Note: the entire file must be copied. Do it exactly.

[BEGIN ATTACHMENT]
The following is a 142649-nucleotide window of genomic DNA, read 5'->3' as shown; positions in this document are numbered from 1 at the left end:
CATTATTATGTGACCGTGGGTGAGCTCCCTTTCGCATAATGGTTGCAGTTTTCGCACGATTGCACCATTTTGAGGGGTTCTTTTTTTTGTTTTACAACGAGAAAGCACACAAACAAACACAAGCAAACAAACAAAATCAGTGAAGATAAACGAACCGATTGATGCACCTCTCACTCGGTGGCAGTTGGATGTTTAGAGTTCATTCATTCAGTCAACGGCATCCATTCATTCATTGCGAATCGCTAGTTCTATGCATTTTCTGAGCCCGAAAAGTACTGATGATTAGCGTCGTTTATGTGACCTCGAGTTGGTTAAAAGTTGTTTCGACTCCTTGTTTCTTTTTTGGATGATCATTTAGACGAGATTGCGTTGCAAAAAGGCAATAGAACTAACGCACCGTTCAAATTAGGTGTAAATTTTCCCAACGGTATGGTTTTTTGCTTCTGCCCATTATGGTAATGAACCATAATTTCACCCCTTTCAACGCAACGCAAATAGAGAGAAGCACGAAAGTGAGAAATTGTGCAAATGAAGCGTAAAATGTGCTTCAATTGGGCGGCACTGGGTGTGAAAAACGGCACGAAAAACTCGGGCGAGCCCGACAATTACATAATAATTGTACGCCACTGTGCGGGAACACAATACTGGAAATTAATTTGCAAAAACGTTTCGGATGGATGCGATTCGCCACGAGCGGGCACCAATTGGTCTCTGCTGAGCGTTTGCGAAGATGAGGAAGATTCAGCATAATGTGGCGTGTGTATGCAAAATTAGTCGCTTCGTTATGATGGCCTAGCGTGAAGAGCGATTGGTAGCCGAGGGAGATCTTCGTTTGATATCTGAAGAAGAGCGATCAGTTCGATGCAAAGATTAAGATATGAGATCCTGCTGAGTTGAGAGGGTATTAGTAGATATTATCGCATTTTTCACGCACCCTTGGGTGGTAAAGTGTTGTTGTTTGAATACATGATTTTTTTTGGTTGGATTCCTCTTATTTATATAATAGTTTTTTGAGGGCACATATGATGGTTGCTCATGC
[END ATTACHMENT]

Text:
The following is a 142649-nucleotide window of genomic DNA, read 5'->3' as shown; positions in this document are numbered from 1 at the left end:
CATTATTATGTGACCGTGGGTGAGCTCCCTTTCGCATAATGGTTGCAGTTTTCGCACGATTGCACCATTTTGAGGGGTTCTTTTTTTTGTTTTACAACGAGAAAGCACACAAACAAACACAAGCAAACAAACAAAATCAGTGAAGATAAACGAACCGATTGATGCACCTCTCACTCGGTGGCAGTTGGATGTTTAGAGTTCATTCATTCAGTCAACGGCATCCATTCATTCATTGCGAATCGCTAGTTCTATGCATTTTCTGAGCCCGAAAAGTACTGATGATTAGCGTCGTTTATGTGACCTCGAGTTGGTTAAAAGTTGTTTCGACTCCTTGTTTCTTTTTTGGATGATCATTTAGACGAGATTGCGTTGCAAAAAGGCAATAGAACTAACGCACCGTTCAAATTAGGTGTAAATTTTCCCAACGGTATGGTTTTTTGCTTCTGCCCATTATGGTAATGAACCATAATTTCACCCCTTTCAACGCAACGCAAATAGAGAGAAGCACGAAAGTGAGAAATTGTGCAAATGAAGCGTAAAATGTGCTTCAATTGGGCGGCACTGGGTGTGAAAAACGGCACGAAAAACTCGGGCGAGCCCGACAATTACATAATAATTGTACGCCACTGTGCGGGAACACAATACTGGAAATTAATTTGCAAAAACGTTTCGGATGGATGCGATTCGCCACGAGCGGGCACCAATTGGTCTCTGCTGAGCGTTTGCGAAGATGAGGAAGATTCAGCATAATGTGGCGTGTGTATGCAAAATTAGTCGCTTCGTTATGATGGCCTAGCGTGAAGAGCGATTGGTAGCCGAGGGAGATCTTCGTTTGATATCTGAAGAAGAGCGATCAGTTCGATGCAAAGATTAAGATATGAGATCCTGCTGAGTTGAGAGGGTATTAGTAGATATTATCGCATTTTTCACGCACCCTTGGGTGGTAAAGTGTTGTTGTTTGAATACATGATTTTTTTTGGTTGGATTCCTCTTATTTATATAATAGTTTTTTGAGGGCACATATGATGGTTGCTCATGC